Tuesday

3rd Aug 2021

Cyprus: a heavy caseload for new EU prosecutors office

  • Around 10 percent of the European Public Prosecutor's Office caseload will be linked to Cyrpus (Photo: Nikolasphotography)

Around 10 percent of all pending fraud cases against the EU budget to be tackled by a new EU prosecutors office are linked to Cyprus.

The figure was revealed on Tuesday (26 January) by Laura Kovesi, who leads the new European Public Prosecutors Office (EPPO).

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"That is a lot of work and this is the reason why we need to have full-time prosecutors there in Cyprus," she said.

The Luxembourg-based EPPO is tasked to carry out criminal investigations against the EU budget.

The stakes are particularly high after the EU recently agreed to a €1.85trn recovery package.

The office is set to become fully operational on 1 March but has run into a host of problems given a lack of support from member states.

Among them is the nomination of national prosecutors linked to the EPPO.

These delegated prosectors will be tasked to carry out investigations against the EU budget in their home countries.

European justice commissioner, Didier Reynders, described the delegated prosectors as "the pillar of the EPPO". "They will investigate and prosecute the EPPO cases on the ground," he told MEPs along side Kovesi.

The plan is to have at least 140 such prosecutors. But as of the 6 January this year, only nine are up and running.

Kovesi said they were able to appoint 18 European delegated prosecutors from four participating member states.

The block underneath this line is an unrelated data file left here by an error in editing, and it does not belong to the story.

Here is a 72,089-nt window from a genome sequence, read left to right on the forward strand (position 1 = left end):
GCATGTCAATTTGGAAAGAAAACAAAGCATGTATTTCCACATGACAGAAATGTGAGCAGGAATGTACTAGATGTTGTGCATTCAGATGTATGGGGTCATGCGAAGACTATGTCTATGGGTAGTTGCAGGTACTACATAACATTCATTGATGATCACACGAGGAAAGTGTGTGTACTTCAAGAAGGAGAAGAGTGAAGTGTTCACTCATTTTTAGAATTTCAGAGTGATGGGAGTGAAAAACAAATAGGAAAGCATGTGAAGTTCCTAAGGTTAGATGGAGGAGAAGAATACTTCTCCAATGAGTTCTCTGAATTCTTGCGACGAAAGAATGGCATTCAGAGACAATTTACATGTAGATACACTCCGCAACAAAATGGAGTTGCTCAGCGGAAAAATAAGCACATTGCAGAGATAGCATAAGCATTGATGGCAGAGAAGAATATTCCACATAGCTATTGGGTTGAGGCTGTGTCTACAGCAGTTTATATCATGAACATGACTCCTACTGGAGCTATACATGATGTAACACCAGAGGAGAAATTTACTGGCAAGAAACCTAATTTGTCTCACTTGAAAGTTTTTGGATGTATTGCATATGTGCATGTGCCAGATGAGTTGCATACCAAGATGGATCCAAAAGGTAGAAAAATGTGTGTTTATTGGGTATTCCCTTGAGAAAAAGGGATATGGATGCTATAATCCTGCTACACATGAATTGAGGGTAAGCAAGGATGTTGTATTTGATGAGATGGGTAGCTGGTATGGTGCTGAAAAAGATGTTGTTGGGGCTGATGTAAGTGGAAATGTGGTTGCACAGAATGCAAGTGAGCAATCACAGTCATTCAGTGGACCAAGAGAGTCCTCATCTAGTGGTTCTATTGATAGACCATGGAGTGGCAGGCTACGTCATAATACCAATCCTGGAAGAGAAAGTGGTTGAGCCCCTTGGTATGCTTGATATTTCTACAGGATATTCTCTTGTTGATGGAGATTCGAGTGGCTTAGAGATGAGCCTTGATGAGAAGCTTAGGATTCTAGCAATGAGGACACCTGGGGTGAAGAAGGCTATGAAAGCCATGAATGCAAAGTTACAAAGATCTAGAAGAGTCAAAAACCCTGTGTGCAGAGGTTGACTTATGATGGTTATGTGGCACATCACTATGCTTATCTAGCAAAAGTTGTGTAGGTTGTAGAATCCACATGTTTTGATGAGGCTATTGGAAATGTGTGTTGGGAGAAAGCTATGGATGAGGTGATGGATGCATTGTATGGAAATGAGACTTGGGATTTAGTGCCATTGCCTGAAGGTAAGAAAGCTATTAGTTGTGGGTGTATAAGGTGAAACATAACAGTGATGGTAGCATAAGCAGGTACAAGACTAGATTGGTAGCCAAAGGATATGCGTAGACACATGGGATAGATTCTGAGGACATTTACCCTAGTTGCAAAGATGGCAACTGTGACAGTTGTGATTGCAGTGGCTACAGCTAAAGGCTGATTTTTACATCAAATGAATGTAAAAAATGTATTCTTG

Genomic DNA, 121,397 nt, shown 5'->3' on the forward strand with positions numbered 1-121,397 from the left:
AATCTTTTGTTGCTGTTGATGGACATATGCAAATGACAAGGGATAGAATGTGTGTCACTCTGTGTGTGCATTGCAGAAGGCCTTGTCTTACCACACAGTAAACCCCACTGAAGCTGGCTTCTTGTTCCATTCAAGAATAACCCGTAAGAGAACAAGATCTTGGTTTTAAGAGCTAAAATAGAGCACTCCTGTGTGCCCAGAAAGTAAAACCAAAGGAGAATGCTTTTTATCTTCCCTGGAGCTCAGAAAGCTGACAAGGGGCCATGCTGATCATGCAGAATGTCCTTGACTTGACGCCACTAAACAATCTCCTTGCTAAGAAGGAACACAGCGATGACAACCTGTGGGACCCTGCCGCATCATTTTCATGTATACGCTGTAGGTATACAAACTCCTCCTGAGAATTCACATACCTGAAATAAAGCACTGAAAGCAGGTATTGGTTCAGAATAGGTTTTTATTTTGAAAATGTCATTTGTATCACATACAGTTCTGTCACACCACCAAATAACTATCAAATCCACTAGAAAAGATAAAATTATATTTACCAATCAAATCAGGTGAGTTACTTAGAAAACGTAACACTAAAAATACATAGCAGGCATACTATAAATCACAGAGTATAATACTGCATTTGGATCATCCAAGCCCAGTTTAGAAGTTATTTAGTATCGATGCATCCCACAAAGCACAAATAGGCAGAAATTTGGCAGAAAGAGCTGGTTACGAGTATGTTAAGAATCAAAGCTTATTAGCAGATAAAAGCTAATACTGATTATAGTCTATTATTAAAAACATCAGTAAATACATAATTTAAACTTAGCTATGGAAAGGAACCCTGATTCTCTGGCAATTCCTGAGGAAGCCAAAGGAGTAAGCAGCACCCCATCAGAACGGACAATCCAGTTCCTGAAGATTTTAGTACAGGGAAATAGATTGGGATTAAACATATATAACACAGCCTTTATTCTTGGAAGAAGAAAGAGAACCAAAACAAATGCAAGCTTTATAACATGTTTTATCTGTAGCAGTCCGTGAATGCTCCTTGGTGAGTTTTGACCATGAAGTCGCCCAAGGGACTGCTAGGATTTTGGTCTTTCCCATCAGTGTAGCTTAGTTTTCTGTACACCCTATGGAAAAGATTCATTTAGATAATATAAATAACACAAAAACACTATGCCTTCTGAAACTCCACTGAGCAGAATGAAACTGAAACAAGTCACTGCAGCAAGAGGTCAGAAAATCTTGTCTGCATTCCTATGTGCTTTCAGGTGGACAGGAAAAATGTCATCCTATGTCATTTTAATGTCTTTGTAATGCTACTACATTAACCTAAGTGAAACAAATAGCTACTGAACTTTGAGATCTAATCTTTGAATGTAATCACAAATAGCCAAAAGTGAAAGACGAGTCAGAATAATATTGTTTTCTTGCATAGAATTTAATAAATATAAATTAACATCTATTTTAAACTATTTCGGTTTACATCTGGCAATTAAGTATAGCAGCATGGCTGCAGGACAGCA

Only Estonia, the Czech Republic, Germany, Lithuania, the Netherlands, and Slovakia out of the 22 participating member states have so far selected their delegated prosectors.

Delays include making sure the appointed prosecutor is not bogged down on work not related to the EPPO. Both Cyprus and Finland fall in this category, noted Kovesi .

Reynders says more member states should be ready before the March deadline but that a shortfall is likely.

Among them is Italy.

Italy's recovery fund is around €222bn, most of it coming from the European budget.

But Italy has yet to even pass the required legislation needed to select a European delegated prosecutor.

Kovesi says they expect to receive an initial 3,000 cases. After that, around 2,000 cases are expected each year.

Not all member states have joined the EPPO.

Hungary, Poland, Sweden have so far refused to subscribe to the EPPO - while Denmark and Ireland have special opt-outs.

Kovesi said they are finalising a working agreement with Hungary.

Poland, she said, is demanding more time to decide. Denmark and Sweden have yet to comment on the substance of any agreement.

"But I have to confess I am a little bit surprised by the lack of any kind reaction from Ireland," she said.

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